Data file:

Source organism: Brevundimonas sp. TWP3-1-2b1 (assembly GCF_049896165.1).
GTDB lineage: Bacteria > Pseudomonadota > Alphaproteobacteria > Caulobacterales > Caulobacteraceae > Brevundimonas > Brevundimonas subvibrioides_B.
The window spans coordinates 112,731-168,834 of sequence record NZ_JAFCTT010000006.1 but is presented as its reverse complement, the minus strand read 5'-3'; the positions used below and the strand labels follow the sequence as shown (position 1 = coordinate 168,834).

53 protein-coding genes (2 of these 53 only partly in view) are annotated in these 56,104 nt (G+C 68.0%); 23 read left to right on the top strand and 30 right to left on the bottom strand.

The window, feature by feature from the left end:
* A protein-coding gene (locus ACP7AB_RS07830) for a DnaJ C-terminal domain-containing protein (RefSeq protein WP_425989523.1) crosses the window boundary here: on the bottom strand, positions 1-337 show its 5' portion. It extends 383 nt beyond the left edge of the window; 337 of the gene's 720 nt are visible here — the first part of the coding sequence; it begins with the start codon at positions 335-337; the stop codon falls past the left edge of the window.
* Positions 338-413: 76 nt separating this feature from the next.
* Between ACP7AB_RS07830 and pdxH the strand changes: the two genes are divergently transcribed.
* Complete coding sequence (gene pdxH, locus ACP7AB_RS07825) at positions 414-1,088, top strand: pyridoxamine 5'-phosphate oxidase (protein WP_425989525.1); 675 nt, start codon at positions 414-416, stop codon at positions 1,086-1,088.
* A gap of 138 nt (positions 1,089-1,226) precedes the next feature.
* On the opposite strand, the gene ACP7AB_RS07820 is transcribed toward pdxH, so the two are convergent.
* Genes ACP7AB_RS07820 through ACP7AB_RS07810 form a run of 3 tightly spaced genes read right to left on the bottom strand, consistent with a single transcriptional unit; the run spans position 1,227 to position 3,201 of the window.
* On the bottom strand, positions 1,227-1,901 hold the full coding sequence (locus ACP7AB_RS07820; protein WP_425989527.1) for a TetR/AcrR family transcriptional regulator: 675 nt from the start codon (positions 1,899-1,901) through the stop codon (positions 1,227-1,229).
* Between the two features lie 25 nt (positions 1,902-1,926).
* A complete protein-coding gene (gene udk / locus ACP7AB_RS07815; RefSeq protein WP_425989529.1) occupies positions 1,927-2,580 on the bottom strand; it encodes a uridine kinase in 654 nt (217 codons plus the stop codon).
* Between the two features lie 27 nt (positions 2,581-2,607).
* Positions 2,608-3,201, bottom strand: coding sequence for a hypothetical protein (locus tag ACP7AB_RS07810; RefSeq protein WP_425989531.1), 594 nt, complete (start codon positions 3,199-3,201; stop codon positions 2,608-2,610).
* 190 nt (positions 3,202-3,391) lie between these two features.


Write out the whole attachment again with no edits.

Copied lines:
Source organism: Brevundimonas sp. TWP3-1-2b1 (assembly GCF_049896165.1).
GTDB lineage: Bacteria > Pseudomonadota > Alphaproteobacteria > Caulobacterales > Caulobacteraceae > Brevundimonas > Brevundimonas subvibrioides_B.
The window spans coordinates 112,731-168,834 of sequence record NZ_JAFCTT010000006.1 but is presented as its reverse complement, the minus strand read 5'-3'; the positions used below and the strand labels follow the sequence as shown (position 1 = coordinate 168,834).

53 protein-coding genes (2 of these 53 only partly in view) are annotated in these 56,104 nt (G+C 68.0%); 23 read left to right on the top strand and 30 right to left on the bottom strand.

The window, feature by feature from the left end:
* A protein-coding gene (locus ACP7AB_RS07830) for a DnaJ C-terminal domain-containing protein (RefSeq protein WP_425989523.1) crosses the window boundary here: on the bottom strand, positions 1-337 show its 5' portion. It extends 383 nt beyond the left edge of the window; 337 of the gene's 720 nt are visible here — the first part of the coding sequence; it begins with the start codon at positions 335-337; the stop codon falls past the left edge of the window.
* Positions 338-413: 76 nt separating this feature from the next.
* Between ACP7AB_RS07830 and pdxH the strand changes: the two genes are divergently transcribed.
* Complete coding sequence (gene pdxH, locus ACP7AB_RS07825) at positions 414-1,088, top strand: pyridoxamine 5'-phosphate oxidase (protein WP_425989525.1); 675 nt, start codon at positions 414-416, stop codon at positions 1,086-1,088.
* A gap of 138 nt (positions 1,089-1,226) precedes the next feature.
* On the opposite strand, the gene ACP7AB_RS07820 is transcribed toward pdxH, so the two are convergent.
* Genes ACP7AB_RS07820 through ACP7AB_RS07810 form a run of 3 tightly spaced genes read right to left on the bottom strand, consistent with a single transcriptional unit; the run spans position 1,227 to position 3,201 of the window.
* On the bottom strand, positions 1,227-1,901 hold the full coding sequence (locus ACP7AB_RS07820; protein WP_425989527.1) for a TetR/AcrR family transcriptional regulator: 675 nt from the start codon (positions 1,899-1,901) through the stop codon (positions 1,227-1,229).
* Between the two features lie 25 nt (positions 1,902-1,926).
* A complete protein-coding gene (gene udk / locus ACP7AB_RS07815; RefSeq protein WP_425989529.1) occupies positions 1,927-2,580 on the bottom strand; it encodes a uridine kinase in 654 nt (217 codons plus the stop codon).
* Between the two features lie 27 nt (positions 2,581-2,607).
* Positions 2,608-3,201, bottom strand: coding sequence for a hypothetical protein (locus tag ACP7AB_RS07810; RefSeq protein WP_425989531.1), 594 nt, complete (start codon positions 3,199-3,201; stop codon positions 2,608-2,610).
* 190 nt (positions 3,202-3,391) lie between these two features.